Personal Experience in Teaching Multilingual Classes in the US
Having previously been a small business owner, I began teaching an English conversation class as a volunteer at my local library just over two years ago to fulfill a community service requirement for my degree program. The experience of teaching English as a second language has been so personally rewarding that I am now pursuing it as a career change.
This post was written by our TEFL certification graduate Daniel E. Please note that this blog post might not necessarily represent the beliefs or opinions of ITTT.
Teaching Multilingual Classes
Being in the United States, it is a multilingual class. The students are all adults from a wide variety of countries, though the majority come from Latin America. I found that the students are very appreciative of the class for primarily two reasons. First, the class is provided by the library free of charge. Many students have been surprised to find out that I volunteer my time and have expressed some confusion about the concept leading me to believe that something so common in the United States is not widely practiced in some cultures. The second reason they appreciate the class is that it gives them a sense of community. Many of the students express that they feel isolated due to the language barrier. In many cases, the student has come to the United States with a spouse who has been employed in the United States and speaks English fluently. At home, their native tongue is spoken and the student has no opportunity to practice English. They lack confidence in English to the point that even shopping causes them fear. At the conversation class, they meet others who are having the same difficulties; consequently, they find friends and feel more comfortable practicing English.
One of the first problems that I encountered was students with different ability levels. The library billed the class as an advanced English conversation class. The library offers several other English classes which focus on grammar. So initially, I was turning away beginners and referring them to the grammar classes. However, as time progressed I ended up with some family members of different levels attending my class together. The problem with different levels in a conversation class is that the advanced students end up with very little talk time because it takes the beginners so long to comprehend the questions and respond. Dividing the class into two groups became inevitable. This makes lesson planning more difficult, but I no longer have to turn people away. I try to incorporate some questions and exercises into the lesson geared toward beginners that the advanced group can skip.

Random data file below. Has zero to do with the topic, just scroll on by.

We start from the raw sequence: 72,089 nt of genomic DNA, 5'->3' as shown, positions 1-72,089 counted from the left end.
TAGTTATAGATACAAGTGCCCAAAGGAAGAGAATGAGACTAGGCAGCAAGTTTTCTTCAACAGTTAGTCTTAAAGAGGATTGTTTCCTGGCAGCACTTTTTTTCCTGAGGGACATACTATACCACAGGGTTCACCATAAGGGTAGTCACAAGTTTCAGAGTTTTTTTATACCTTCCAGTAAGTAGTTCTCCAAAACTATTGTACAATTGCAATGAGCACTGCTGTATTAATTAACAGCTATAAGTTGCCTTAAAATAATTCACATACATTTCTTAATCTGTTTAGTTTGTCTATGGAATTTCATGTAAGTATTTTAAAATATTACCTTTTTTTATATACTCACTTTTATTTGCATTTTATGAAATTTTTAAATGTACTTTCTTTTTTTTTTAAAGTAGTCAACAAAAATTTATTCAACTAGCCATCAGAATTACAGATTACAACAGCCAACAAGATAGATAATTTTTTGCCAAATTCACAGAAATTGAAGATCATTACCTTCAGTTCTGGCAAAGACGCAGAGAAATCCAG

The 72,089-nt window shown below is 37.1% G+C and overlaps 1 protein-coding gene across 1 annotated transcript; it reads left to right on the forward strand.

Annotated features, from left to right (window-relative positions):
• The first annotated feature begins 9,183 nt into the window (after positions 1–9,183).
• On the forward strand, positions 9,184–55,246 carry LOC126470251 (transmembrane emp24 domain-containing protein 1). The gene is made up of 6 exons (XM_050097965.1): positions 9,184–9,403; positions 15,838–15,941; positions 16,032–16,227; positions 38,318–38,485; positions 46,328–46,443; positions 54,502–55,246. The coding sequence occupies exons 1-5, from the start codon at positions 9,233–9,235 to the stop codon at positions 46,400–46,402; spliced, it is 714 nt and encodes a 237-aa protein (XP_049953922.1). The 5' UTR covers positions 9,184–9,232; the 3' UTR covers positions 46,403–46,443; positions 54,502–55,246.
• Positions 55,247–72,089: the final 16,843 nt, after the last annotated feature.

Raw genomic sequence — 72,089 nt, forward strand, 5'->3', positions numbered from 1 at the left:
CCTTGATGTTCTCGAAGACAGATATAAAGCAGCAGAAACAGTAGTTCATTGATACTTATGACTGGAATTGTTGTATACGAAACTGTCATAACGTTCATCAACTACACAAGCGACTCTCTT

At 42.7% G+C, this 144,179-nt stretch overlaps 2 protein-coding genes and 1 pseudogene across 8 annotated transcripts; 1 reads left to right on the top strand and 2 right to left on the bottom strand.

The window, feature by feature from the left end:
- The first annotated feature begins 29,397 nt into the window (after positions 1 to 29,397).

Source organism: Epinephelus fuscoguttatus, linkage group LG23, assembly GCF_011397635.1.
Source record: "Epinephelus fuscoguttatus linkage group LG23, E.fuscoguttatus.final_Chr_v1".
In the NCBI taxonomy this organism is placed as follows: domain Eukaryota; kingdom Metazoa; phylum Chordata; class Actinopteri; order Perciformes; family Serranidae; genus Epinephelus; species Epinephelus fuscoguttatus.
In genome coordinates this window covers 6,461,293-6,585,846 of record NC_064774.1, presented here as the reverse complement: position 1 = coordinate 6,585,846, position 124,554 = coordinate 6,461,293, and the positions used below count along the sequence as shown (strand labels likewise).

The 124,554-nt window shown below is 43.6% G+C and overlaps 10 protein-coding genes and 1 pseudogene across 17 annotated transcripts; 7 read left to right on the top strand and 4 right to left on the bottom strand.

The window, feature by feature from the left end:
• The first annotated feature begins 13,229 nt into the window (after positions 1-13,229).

Beginning of My Teaching Career
I had zero experience or training when I first started teaching the class. All I prepared was a list of questions as conversation starters. As time progressed I learned that the students were interested in correct pronunciation. I assured them that Americans love accents, but that we would incorporate pronunciation lessons into the class. This has been the most fascinating aspect of the class for me. I have learned many things about this aspect of English learning. First, most of the students have had English classes in their home countries. It is normally required in their school systems. But it is rarely taught by a native English speaker so there is no reference for correct pronunciation – the emphasis in their home countries is on grammar.
They have told me that when they first hear native English they are overwhelmed. Second, what little training in the pronunciation they have had is not detailed enough. For example, the students have no concept of voiced/unvoiced sounds, cutting the letter ‘t’ short in certain circumstances, etc. Third, in two years I have not come across a student who has been taught the schwa sound. They are completely unaware of the application of this sound. So much so that some students question me and resist the concept. Fourth, few students have ever been taught about sentence stress and linking sounds. Linking is one of the most difficult things to teach. The fifth, correct pronunciation is in part a physical problem. The muscles of the tongue and mouth need to be retrained in order to reproduce English sounds. Tongue twisters are good exercises for this. Finally, choral work is inadequate. For some time the only pronunciation exercises we did in class were done as a class together. I have recently eliminated choral work for pronunciation. Instead, after the pronunciation lesson, we break down into 3 to 4 small groups. In the small groups, the students take turns with the pronunciation exercise and problems are addressed with each student individually. I have the luxury of having two to three other volunteers working with me so that each group has a native English speaker.
Pronunciation lessons eventually led me to also include some grammar lessons. The grammar lessons have been particularly helpful for the beginning students. All in all, I try to restrict the lesson time to 15 to 20 minutes of the 90-minute class in order to maximize talk time. It seems to be working well. The students are appreciative and enthusiastic about the class which has made my experience very rewarding.
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